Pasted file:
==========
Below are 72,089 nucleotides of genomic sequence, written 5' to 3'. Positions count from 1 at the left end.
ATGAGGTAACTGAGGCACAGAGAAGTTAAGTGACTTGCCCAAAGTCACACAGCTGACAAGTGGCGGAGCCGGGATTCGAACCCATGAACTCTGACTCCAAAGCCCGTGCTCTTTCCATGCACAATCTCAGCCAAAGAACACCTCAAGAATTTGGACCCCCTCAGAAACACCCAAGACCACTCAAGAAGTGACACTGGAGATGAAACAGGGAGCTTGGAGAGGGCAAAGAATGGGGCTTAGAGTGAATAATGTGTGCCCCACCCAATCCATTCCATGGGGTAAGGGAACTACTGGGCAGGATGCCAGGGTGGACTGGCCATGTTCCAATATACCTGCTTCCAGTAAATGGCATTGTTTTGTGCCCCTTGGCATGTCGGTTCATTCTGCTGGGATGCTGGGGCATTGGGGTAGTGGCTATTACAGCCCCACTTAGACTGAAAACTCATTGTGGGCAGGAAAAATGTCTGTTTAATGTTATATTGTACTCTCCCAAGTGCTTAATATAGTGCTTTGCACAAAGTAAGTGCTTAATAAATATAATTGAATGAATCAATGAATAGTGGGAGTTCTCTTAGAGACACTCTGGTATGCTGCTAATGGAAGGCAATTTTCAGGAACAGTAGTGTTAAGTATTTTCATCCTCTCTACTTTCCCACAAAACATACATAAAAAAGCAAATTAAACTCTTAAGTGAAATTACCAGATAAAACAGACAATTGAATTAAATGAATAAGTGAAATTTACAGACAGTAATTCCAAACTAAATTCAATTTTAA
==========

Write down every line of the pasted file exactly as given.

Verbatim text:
Below are 72,089 nucleotides of genomic sequence, written 5' to 3'. Positions count from 1 at the left end.
ATGAGGTAACTGAGGCACAGAGAAGTTAAGTGACTTGCCCAAAGTCACACAGCTGACAAGTGGCGGAGCCGGGATTCGAACCCATGAACTCTGACTCCAAAGCCCGTGCTCTTTCCATGCACAATCTCAGCCAAAGAACACCTCAAGAATTTGGACCCCCTCAGAAACACCCAAGACCACTCAAGAAGTGACACTGGAGATGAAACAGGGAGCTTGGAGAGGGCAAAGAATGGGGCTTAGAGTGAATAATGTGTGCCCCACCCAATCCATTCCATGGGGTAAGGGAACTACTGGGCAGGATGCCAGGGTGGACTGGCCATGTTCCAATATACCTGCTTCCAGTAAATGGCATTGTTTTGTGCCCCTTGGCATGTCGGTTCATTCTGCTGGGATGCTGGGGCATTGGGGTAGTGGCTATTACAGCCCCACTTAGACTGAAAACTCATTGTGGGCAGGAAAAATGTCTGTTTAATGTTATATTGTACTCTCCCAAGTGCTTAATATAGTGCTTTGCACAAAGTAAGTGCTTAATAAATATAATTGAATGAATCAATGAATAGTGGGAGTTCTCTTAGAGACACTCTGGTATGCTGCTAATGGAAGGCAATTTTCAGGAACAGTAGTGTTAAGTATTTTCATCCTCTCTACTTTCCCACAAAACATACATAAAAAAGCAAATTAAACTCTTAAGTGAAATTACCAGATAAAACAGACAATTGAATTAAATGAATAAGTGAAATTTACAGACAGTAATTCCAAACTAAATTCAATTTTAA